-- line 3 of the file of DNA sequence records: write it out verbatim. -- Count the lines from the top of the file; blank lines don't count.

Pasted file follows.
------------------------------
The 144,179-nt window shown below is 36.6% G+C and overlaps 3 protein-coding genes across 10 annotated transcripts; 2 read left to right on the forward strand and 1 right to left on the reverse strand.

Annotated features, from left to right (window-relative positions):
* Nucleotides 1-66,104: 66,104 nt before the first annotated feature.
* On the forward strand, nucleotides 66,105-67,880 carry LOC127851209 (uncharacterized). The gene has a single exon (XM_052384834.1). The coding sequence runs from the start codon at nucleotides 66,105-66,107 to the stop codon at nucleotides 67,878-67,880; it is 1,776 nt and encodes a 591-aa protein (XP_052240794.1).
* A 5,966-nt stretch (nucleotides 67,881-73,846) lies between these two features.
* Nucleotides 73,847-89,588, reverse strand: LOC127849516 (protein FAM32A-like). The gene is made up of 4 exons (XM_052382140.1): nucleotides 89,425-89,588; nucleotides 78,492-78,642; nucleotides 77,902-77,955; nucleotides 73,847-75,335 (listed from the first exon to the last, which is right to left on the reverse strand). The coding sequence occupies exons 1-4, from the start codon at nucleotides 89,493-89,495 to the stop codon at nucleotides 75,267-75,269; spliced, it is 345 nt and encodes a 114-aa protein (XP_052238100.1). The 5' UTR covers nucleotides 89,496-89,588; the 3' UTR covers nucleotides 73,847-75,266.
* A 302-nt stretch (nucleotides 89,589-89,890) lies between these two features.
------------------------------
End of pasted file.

* Nucleotides 1-66,104: 66,104 nt before the first annotated feature.